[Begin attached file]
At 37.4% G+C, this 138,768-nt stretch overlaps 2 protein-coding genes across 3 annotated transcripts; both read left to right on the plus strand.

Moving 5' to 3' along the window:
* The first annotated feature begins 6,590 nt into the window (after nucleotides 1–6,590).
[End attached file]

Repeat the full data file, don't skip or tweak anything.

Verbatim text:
At 37.4% G+C, this 138,768-nt stretch overlaps 2 protein-coding genes across 3 annotated transcripts; both read left to right on the plus strand.

Moving 5' to 3' along the window:
* The first annotated feature begins 6,590 nt into the window (after nucleotides 1–6,590).